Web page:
“Through Youth Force we have helped make an impact in the Greater Boston area, we have learned skills to bring back home to make an impact on our own communities, and just as importantly, we have built relationships with the youth force teens, making an impact on ourselves. We went into Youth Force with assumptions and not really understanding the importance of their cause, but we learned they are teens just like us who trained us in community organizing. We learned about each others’ lives through heart-to-hearts and we connected with them on multiple levels. We contributed what we could to their campaign, but they have given us so much more. They showed us their community and how important it is to be involved and make changes to better it. We learned all about their campaign for youth jobs, but we learned on a personal level why it is so necessary. As much as we have gotten out of our experiences within the community, we have gotten so much more out of the friendships we have grown with each other.”
Rachel Beiser, Potomac, MD
Spare Change News
“We learned that ignorance about homelessness is just as big of an issue as homelessness itself."
Dylan Weil, Lyndhurst, OH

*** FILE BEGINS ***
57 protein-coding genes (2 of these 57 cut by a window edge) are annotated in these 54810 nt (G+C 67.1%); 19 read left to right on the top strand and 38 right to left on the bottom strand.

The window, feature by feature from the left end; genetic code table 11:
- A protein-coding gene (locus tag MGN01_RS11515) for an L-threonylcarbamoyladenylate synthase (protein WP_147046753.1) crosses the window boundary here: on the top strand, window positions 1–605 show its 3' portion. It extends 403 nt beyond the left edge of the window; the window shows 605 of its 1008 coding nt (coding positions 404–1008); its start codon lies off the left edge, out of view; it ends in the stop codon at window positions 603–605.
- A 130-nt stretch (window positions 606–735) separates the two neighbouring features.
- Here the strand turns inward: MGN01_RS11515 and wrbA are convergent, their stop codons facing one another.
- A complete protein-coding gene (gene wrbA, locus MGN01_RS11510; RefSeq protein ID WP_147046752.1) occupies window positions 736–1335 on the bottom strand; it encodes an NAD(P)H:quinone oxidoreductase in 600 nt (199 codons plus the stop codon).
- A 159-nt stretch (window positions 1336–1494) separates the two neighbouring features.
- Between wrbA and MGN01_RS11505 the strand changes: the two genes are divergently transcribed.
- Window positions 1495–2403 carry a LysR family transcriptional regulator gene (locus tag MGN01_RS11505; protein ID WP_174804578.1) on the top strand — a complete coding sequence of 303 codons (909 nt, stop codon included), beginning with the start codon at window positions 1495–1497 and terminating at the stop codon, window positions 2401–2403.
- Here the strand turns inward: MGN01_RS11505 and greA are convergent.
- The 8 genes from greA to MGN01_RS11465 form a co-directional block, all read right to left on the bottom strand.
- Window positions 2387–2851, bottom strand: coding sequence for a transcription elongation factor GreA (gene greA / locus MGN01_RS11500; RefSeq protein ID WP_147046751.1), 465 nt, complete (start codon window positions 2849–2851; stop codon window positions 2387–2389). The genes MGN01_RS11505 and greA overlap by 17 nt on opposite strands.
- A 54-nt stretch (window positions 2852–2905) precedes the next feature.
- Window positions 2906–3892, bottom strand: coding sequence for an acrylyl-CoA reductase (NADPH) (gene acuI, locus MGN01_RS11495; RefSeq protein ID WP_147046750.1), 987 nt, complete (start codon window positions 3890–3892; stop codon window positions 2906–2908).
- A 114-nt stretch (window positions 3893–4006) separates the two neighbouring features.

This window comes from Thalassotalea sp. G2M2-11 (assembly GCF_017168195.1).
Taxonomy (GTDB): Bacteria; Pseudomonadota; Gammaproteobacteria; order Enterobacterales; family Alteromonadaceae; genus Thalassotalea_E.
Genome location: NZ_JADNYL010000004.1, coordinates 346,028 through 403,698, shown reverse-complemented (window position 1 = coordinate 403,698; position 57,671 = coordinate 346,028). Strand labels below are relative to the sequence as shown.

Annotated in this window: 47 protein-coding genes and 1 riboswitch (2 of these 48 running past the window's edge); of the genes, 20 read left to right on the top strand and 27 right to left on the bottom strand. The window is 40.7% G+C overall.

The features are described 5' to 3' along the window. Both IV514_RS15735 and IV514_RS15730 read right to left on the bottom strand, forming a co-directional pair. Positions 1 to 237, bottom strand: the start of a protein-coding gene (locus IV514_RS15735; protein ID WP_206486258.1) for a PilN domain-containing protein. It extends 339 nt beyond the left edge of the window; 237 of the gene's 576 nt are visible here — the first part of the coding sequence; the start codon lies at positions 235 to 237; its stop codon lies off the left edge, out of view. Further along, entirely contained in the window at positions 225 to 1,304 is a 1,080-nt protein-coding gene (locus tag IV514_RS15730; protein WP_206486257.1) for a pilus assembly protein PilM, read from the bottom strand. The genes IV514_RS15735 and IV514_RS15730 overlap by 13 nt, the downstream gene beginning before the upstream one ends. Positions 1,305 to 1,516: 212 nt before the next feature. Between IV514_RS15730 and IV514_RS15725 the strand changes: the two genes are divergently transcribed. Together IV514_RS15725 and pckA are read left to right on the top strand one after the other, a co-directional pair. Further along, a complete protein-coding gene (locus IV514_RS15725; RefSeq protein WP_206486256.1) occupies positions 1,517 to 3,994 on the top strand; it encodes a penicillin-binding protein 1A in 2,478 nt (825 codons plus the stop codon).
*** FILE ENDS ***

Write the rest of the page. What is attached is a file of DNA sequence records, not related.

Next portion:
“Too many times do we pass people on our way to work or school who are begging for any amount of spare change without even stopping to say “good morning.” But who would have ever guessed that Mr. Important Businessman is one paycheck away from losing his house? Or that Ms. Dirty Dorris who wears ragged clothing every day is really much happier by purchasing clothes with her million dollar inheritance to donate to those less fortunate? A homeless person has no specific gender, race, or look. It is impossible to tell a person’s social or economic status by the clothes they wear or the people with whom they associate. Everything is, truly, not what it seems."
Shira Solomon, Cherry Hill, NJ
“All people should be respected and treated fairly without regard to one’s socioeconomic status. I’ve heard stories of kind people being kicked out of a restaurant or not allowed to use the restrooms because they were not the venue’s target clientele. Homeless people walk with a lot of weight on their shoulders figuratively and literally. . . Homeless people lead hard, brutal lives,and are often more likely to smile at another homeless person or offer some words of wisdom than the average businessman who I see disrespect or completely ignore other people. Where has the world’s compassion gone?”
Jaclyn Turner, Atlanta, GA
"There is no one look for homelessness. Homelessness is not as easy to spot as a neon t-shirt-- it camouflages itself differently on each of its victims. “
Claire Nuchtern, Houston, TX
“I no longer walk past homeless people and turn the other way out of fear, discomfort or content. Rather, I stop and spare some change for the less fortunate; but more importantly, I share a smile and some words of comfort. I now know that in addition to providing a good source of protein and nutrition, a package of peanut butter crackers for under two dollars at CVS can make a homeless man’s day.” Jori Epstein, Dallas, TX